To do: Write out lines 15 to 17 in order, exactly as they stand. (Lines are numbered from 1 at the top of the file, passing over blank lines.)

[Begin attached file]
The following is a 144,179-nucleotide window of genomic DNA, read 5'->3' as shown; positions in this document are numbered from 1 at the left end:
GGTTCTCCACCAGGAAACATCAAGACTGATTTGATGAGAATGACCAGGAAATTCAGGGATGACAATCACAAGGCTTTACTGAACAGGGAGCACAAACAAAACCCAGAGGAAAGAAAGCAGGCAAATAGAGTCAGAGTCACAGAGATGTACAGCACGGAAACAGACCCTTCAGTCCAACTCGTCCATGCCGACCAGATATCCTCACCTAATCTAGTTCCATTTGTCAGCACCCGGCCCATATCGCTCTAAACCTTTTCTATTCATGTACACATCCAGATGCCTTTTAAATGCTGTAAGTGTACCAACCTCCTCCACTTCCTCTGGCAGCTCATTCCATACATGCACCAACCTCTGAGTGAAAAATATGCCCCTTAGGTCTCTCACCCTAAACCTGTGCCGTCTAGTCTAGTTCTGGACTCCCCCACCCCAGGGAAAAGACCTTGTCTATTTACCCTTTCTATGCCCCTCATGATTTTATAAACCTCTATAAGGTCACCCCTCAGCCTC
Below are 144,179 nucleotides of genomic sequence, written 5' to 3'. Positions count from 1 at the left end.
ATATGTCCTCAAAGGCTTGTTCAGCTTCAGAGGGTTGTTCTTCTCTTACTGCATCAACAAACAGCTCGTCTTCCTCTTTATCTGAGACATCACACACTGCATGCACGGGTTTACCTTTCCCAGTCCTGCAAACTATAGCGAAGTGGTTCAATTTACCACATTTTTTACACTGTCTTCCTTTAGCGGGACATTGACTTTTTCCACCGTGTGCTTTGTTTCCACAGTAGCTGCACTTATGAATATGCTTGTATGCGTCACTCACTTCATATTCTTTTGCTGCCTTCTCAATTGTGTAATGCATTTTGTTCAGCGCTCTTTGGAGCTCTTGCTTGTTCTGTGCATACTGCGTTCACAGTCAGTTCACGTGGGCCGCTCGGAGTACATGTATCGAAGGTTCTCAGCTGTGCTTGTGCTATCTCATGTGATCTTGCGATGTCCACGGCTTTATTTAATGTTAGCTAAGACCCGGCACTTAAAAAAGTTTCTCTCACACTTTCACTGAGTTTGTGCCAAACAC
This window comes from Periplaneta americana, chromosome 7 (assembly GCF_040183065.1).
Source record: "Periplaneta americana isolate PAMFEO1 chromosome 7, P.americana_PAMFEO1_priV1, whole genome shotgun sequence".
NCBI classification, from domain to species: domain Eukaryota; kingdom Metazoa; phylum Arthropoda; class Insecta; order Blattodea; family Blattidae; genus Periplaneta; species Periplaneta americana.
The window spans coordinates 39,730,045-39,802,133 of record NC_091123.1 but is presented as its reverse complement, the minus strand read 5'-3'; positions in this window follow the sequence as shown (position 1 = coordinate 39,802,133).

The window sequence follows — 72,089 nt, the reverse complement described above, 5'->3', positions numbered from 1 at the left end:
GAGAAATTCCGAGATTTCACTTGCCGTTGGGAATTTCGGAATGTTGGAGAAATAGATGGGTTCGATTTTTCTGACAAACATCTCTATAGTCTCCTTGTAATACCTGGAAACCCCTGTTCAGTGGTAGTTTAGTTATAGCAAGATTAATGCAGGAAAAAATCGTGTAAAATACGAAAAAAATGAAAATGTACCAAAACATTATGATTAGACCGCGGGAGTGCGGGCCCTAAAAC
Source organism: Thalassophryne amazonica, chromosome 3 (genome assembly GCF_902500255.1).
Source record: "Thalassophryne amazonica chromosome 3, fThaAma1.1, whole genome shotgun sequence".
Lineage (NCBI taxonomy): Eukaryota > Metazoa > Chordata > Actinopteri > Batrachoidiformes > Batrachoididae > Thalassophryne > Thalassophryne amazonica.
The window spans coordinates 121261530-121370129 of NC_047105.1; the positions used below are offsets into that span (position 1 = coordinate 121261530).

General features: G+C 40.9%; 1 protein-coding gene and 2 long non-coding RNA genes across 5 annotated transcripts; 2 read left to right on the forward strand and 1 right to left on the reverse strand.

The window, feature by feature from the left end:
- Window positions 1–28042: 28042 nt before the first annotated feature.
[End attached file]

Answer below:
General features: G+C 40.9%; 1 protein-coding gene and 2 long non-coding RNA genes across 5 annotated transcripts; 2 read left to right on the forward strand and 1 right to left on the reverse strand.

The window, feature by feature from the left end:
- Window positions 1–28042: 28042 nt before the first annotated feature.